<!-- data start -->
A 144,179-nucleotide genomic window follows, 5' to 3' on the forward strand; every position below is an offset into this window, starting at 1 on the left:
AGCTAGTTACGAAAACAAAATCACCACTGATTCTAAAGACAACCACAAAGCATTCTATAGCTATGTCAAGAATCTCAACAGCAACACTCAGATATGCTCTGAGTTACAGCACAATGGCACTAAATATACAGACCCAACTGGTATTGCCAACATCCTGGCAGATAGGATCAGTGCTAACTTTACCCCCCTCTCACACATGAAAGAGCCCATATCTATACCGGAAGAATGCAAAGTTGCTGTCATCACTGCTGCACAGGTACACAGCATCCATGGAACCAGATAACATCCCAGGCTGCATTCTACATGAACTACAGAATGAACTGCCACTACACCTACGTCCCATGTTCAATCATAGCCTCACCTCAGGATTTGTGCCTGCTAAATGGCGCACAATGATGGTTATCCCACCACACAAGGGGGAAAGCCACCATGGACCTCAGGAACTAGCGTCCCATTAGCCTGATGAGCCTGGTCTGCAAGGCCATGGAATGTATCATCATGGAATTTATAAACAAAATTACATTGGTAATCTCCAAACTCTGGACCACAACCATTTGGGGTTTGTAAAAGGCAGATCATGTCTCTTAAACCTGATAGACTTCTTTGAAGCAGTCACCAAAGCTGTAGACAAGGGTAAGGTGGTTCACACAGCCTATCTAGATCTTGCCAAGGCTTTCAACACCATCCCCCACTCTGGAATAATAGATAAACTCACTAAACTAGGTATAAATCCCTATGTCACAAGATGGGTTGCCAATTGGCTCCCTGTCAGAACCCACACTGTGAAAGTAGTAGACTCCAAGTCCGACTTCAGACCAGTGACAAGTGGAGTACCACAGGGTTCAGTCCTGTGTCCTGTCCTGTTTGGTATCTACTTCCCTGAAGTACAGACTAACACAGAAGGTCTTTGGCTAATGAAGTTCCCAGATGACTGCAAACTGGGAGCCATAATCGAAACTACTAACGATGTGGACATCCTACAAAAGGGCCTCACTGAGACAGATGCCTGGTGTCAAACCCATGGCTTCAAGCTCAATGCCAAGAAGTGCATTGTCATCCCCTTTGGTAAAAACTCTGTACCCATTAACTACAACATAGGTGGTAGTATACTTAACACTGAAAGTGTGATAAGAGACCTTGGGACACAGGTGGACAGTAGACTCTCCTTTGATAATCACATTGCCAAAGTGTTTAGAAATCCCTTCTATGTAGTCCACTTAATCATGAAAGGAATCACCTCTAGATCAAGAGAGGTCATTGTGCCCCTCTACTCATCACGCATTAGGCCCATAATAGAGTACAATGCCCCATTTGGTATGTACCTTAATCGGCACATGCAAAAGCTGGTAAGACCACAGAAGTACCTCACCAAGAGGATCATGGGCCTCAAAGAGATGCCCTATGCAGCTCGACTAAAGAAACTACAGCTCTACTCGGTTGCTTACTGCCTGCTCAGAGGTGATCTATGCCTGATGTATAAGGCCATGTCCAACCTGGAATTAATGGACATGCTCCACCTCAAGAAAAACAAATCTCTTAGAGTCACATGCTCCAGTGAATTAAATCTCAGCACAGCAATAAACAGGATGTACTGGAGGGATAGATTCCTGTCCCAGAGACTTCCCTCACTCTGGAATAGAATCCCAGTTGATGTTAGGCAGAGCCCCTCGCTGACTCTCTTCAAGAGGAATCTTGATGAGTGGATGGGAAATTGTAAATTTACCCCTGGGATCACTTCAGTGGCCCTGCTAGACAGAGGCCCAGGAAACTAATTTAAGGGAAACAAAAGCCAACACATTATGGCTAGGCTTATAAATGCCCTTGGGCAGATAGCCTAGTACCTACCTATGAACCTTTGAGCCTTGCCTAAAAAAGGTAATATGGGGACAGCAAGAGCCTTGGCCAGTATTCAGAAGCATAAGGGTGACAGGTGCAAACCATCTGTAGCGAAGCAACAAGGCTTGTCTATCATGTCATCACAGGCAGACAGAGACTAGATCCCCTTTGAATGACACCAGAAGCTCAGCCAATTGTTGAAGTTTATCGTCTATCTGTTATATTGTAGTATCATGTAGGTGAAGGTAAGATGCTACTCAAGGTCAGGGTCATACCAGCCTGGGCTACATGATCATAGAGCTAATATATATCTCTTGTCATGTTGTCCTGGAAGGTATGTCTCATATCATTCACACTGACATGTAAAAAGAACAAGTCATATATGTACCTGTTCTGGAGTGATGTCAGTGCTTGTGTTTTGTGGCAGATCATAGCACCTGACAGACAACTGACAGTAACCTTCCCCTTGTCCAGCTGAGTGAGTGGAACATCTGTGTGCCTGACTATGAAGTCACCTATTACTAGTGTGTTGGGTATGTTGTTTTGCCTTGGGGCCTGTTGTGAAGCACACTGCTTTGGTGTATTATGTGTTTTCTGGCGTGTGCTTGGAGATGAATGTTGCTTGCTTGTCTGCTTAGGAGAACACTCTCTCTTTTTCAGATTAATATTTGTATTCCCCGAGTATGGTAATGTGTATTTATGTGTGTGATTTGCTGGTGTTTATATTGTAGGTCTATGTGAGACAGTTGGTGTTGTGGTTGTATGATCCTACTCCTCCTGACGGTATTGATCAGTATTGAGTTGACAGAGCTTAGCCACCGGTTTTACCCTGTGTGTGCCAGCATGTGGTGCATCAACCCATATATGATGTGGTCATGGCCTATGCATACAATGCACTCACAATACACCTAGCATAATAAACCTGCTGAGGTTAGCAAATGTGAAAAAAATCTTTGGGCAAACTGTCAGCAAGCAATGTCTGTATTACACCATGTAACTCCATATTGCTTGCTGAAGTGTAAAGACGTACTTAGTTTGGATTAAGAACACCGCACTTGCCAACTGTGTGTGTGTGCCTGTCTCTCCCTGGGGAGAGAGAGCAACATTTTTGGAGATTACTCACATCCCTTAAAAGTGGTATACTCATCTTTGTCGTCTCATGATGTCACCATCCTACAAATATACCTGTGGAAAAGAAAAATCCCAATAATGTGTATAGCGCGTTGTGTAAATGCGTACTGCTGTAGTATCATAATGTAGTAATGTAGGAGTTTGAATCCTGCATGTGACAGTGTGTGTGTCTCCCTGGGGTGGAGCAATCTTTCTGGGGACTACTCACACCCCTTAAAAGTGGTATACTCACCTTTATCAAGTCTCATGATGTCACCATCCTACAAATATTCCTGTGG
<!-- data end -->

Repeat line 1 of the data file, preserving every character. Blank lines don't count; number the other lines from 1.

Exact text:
A 144,179-nucleotide genomic window follows, 5' to 3' on the forward strand; every position below is an offset into this window, starting at 1 on the left: